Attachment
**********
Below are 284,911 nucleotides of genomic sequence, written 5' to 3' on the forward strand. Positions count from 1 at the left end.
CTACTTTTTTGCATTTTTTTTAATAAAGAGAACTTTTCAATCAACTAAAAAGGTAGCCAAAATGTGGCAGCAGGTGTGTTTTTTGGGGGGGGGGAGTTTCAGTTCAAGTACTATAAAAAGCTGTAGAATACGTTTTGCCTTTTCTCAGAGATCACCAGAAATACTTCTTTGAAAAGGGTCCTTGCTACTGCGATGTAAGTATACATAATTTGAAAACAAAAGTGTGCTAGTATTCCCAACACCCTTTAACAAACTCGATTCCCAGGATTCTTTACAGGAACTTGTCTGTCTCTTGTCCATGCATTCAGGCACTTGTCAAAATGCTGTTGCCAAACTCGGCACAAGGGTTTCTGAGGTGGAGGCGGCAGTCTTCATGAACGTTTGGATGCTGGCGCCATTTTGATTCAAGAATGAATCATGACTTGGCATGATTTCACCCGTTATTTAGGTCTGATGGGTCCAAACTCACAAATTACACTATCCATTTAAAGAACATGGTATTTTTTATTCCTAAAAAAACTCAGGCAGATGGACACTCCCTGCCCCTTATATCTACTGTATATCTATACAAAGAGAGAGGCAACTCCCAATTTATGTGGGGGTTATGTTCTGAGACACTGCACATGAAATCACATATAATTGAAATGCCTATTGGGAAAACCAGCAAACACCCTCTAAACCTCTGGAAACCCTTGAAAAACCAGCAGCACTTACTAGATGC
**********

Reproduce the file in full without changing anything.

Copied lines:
Below are 284,911 nucleotides of genomic sequence, written 5' to 3' on the forward strand. Positions count from 1 at the left end.
CTACTTTTTTGCATTTTTTTTAATAAAGAGAACTTTTCAATCAACTAAAAAGGTAGCCAAAATGTGGCAGCAGGTGTGTTTTTTGGGGGGGGGGAGTTTCAGTTCAAGTACTATAAAAAGCTGTAGAATACGTTTTGCCTTTTCTCAGAGATCACCAGAAATACTTCTTTGAAAAGGGTCCTTGCTACTGCGATGTAAGTATACATAATTTGAAAACAAAAGTGTGCTAGTATTCCCAACACCCTTTAACAAACTCGATTCCCAGGATTCTTTACAGGAACTTGTCTGTCTCTTGTCCATGCATTCAGGCACTTGTCAAAATGCTGTTGCCAAACTCGGCACAAGGGTTTCTGAGGTGGAGGCGGCAGTCTTCATGAACGTTTGGATGCTGGCGCCATTTTGATTCAAGAATGAATCATGACTTGGCATGATTTCACCCGTTATTTAGGTCTGATGGGTCCAAACTCACAAATTACACTATCCATTTAAAGAACATGGTATTTTTTATTCCTAAAAAAACTCAGGCAGATGGACACTCCCTGCCCCTTATATCTACTGTATATCTATACAAAGAGAGAGGCAACTCCCAATTTATGTGGGGGTTATGTTCTGAGACACTGCACATGAAATCACATATAATTGAAATGCCTATTGGGAAAACCAGCAAACACCCTCTAAACCTCTGGAAACCCTTGAAAAACCAGCAGCACTTACTAGATGC